In 2017, blockchain became the hottest buzzword among tech startups. Due to the success of many Initial Coin Offerings (ICOs) and the parabolic price increase of Bitcoin and other crypto-currencies, everyone was talking about blockchain and looking to incorporate it into their business plans.
The Blockchain Business Craze
Crypto-currency fans liken the birth of blockchain technology to a revolution on par with the internet.
They’ll enthusiastically tell you how blockchain will change everything about how we live and work.
Bitcoin maximalists expect it to become the new world currency with a value of up to USD $1 million per BTC in the not-too-distant future.
Blockchain has many potential uses outside of pure currencies, too.
Global supply chains, dental insurance, peer-to-peer lending, and energy grid sharing are just a few of the problems that leading blockchain projects are tackling.
The two key ingredients to blockchain’s attraction are decentralization and immutability. As a distributed ledger, a blockchain exists as a decentralized record of transactions.
It removes the need for a bank or other central authority to become involved in transactions such as international money transfers, currency exchange, and lending.
It’s also an immutable permanent record. Once a new block is added to the chain, the data it contains can neither be edited nor removed.
This makes it ideal for situations where complete transparency is valued.
But just because blockchain is a hot new craze and revolutionary technology doesn’t mean that it’s the right solution for every business problem.
In many instances, a traditional centralized database or another type of distributed ledger would be more effective.
Blockchains vs Central Databases
Traditional databases are highly centralized while the focal point on blockchain technology is decentralization.
A database is stored on a central server by an authority who grants access to clients (users).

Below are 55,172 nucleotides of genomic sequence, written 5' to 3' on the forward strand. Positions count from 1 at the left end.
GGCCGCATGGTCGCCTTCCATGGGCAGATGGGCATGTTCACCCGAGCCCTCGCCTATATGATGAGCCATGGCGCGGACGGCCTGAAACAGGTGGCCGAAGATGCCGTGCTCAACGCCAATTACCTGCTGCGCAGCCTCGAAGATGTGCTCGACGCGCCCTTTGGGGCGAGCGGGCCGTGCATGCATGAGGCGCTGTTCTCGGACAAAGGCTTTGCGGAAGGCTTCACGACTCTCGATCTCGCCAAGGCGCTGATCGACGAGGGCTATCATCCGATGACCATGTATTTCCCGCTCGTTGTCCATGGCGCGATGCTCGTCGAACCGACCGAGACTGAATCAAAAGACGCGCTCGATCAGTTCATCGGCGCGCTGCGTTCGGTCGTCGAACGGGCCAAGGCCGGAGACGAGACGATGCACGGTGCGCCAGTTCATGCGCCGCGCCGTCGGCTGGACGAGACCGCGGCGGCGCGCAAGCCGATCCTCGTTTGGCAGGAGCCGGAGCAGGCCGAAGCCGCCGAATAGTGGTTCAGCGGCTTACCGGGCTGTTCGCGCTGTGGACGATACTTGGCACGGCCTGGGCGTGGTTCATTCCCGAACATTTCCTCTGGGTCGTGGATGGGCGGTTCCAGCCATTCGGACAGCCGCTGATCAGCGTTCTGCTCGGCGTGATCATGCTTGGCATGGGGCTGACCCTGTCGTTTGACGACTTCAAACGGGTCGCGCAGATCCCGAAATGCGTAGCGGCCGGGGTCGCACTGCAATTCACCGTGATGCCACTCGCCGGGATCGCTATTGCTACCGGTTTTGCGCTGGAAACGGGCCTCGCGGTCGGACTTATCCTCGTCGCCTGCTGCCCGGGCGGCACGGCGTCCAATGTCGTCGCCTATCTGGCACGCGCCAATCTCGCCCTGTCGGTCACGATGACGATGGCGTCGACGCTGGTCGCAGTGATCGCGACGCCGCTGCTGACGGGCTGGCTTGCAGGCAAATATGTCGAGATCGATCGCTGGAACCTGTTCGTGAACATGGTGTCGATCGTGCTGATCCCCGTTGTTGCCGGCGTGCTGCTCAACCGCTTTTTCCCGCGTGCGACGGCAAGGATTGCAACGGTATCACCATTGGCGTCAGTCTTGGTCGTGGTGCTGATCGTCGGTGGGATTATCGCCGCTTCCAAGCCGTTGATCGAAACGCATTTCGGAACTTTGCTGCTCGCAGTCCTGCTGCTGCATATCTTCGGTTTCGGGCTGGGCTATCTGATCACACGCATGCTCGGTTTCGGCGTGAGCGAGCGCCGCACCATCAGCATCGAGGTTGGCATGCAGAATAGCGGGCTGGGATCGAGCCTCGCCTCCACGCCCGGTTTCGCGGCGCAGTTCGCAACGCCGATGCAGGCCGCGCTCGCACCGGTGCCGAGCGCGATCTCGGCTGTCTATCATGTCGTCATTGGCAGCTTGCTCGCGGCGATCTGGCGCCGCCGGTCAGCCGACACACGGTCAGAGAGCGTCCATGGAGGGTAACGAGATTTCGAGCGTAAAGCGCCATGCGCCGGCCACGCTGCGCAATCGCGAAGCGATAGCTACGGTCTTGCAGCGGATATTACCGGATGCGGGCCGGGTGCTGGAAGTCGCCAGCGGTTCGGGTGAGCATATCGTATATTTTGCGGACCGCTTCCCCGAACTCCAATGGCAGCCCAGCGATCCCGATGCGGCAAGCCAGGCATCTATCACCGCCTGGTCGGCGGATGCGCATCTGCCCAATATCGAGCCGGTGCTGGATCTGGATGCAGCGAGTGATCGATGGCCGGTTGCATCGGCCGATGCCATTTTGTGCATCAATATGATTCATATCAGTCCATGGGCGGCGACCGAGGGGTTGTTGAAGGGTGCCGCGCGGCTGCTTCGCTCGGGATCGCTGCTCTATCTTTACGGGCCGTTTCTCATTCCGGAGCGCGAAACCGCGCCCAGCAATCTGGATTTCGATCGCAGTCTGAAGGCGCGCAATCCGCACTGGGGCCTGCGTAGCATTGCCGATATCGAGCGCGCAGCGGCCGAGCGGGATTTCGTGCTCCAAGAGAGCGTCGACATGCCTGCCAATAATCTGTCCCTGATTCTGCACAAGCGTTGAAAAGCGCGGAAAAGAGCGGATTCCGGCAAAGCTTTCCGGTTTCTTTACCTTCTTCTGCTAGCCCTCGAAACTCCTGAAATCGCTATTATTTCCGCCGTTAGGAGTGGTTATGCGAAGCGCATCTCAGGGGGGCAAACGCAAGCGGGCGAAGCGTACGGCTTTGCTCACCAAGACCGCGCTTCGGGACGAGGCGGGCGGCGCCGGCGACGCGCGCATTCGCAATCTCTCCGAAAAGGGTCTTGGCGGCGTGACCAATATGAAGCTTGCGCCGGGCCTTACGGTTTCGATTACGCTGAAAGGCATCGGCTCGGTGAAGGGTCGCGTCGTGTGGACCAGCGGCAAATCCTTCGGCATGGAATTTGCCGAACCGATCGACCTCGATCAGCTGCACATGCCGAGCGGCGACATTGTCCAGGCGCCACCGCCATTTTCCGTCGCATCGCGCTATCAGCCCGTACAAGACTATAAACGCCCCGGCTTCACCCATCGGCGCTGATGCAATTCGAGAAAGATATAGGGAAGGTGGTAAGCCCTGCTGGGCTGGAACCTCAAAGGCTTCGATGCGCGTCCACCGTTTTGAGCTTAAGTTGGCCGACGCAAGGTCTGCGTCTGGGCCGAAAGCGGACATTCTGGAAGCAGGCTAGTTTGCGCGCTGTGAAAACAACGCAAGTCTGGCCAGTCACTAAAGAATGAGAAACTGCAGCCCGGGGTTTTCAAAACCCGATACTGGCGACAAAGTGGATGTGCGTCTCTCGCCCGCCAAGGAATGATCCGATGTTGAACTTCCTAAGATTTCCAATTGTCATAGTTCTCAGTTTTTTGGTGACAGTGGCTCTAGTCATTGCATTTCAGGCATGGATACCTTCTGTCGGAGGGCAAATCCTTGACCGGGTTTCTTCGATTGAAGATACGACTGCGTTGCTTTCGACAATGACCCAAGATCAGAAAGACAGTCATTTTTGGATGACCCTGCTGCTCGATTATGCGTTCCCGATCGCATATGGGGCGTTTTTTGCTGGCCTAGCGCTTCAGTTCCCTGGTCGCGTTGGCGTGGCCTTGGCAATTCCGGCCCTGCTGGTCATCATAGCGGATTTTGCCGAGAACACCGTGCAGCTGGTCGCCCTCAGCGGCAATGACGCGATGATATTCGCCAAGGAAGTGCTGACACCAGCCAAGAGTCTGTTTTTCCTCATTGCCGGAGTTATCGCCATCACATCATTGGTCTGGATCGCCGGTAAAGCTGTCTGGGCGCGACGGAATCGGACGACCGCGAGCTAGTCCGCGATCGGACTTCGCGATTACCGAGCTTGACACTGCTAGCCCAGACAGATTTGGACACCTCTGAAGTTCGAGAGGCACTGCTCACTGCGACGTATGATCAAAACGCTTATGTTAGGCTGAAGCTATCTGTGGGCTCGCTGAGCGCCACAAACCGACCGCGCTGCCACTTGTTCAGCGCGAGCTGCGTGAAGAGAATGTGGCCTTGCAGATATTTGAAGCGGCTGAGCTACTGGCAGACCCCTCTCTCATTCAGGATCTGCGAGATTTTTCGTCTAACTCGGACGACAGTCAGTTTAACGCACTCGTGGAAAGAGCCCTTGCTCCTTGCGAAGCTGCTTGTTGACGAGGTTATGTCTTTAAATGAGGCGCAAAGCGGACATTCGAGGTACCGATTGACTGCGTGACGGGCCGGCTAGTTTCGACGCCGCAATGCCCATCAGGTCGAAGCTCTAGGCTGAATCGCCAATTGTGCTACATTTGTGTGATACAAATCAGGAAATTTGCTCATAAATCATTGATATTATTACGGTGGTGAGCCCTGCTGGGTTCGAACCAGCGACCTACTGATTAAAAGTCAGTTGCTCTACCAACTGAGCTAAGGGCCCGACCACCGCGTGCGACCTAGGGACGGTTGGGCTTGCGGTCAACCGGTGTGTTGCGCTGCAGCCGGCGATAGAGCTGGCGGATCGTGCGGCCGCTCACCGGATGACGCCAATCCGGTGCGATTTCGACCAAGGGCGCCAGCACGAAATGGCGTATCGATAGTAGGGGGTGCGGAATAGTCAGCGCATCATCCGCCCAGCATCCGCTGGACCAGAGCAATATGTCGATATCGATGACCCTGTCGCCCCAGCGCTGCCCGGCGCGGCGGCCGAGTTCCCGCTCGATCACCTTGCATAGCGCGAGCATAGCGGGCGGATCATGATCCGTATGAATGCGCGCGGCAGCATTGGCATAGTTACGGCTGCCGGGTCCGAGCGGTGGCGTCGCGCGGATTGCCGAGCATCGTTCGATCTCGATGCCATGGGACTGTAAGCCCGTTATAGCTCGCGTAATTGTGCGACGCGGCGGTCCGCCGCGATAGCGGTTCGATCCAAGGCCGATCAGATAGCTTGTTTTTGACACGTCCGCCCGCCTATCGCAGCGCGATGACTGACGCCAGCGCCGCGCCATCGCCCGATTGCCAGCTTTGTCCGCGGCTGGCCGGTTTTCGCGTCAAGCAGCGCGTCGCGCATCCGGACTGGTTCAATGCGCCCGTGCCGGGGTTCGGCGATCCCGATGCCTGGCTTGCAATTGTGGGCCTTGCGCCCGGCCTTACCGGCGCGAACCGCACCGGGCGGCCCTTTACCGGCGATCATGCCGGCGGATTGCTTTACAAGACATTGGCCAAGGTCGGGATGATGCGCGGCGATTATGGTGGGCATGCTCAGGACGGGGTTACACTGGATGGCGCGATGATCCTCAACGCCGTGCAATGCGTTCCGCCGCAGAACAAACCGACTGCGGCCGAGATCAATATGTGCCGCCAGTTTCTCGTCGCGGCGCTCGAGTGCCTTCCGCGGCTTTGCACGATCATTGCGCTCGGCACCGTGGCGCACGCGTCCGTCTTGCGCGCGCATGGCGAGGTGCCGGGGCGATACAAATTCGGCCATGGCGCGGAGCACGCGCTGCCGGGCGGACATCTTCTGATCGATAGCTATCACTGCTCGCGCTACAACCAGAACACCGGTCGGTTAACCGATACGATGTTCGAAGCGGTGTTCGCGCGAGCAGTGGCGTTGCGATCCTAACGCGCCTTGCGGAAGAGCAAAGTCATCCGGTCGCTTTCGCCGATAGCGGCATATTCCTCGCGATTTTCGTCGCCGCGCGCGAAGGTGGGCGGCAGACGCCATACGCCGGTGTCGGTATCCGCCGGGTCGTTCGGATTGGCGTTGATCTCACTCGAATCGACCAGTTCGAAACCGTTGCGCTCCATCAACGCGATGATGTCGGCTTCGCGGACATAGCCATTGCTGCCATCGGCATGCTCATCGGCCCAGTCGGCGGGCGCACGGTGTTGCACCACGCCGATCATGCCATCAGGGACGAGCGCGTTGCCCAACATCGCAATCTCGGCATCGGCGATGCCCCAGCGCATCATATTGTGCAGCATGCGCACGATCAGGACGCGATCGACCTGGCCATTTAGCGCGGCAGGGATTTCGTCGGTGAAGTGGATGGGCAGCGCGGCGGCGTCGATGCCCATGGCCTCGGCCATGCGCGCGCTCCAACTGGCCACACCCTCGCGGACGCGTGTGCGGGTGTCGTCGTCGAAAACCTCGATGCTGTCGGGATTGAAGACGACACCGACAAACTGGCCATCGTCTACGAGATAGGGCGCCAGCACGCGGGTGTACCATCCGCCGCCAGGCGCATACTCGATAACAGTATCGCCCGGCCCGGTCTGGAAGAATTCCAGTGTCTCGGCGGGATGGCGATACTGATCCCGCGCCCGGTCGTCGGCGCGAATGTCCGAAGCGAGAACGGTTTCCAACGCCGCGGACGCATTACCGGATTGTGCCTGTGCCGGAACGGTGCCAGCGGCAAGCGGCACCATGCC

A security breach of this central point could lead to the data being stolen, altered, or even destroyed.
In a blockchain, however, authority is distributed across a network of nodes. A majority of nodes must reach a consensus for a new block of transactions to become an official part of the record.
In a standard Proof-of-Work (PoW) blockchain, nodes are required to solve cryptographic puzzles when writing new blocks, for which they are awarded newly-mined coins.
Each block must contain the cryptographic hash of the block that immediately preceded it, making the record unalterable.
Reading and Writing are the only possible operations. A traditional database, on the other hand, allows clients with sufficient access to Create, Read, Update, and Delete (CRUD) data.
Blockchains vs Distributed Ledger Technology
Blockchains are one type of distributed ledger, but they’re not the only kind. A distributed ledger is a database that is spread across a number of computing nodes.
Each node updates it’s own copy of the ledger, and then the nodes vote to approve the changes.
When a majority of nodes reach consensus on changes, the updates are replicated throughout the network so that each member keeps an identical copy of the database moving forward.
Strictly speaking, there is nothing preventing altering previous records on a distributed ledger, so long as a majority of nodes are in consensus of the edits.
With a blockchain, however, this is nearly impossible to do.
As the name suggests, a blockchain is a chain of blocks. Each block is a collection of data appended to the chain.
In a PoW blockchain, a new block is “mined” by a node solving a complex mathematical puzzle, resulting in a cryptographic hash that becomes the block’s digital signature.
This hash becomes part of the equation used to generate the next block, making it almost impossible to go back and rewrite old blocks.
To alter a previous transaction, a node would have to go back and re-mine that block and all of the blocks that followed it, all while outpacing the creation of new blocks by the other nodes in the network.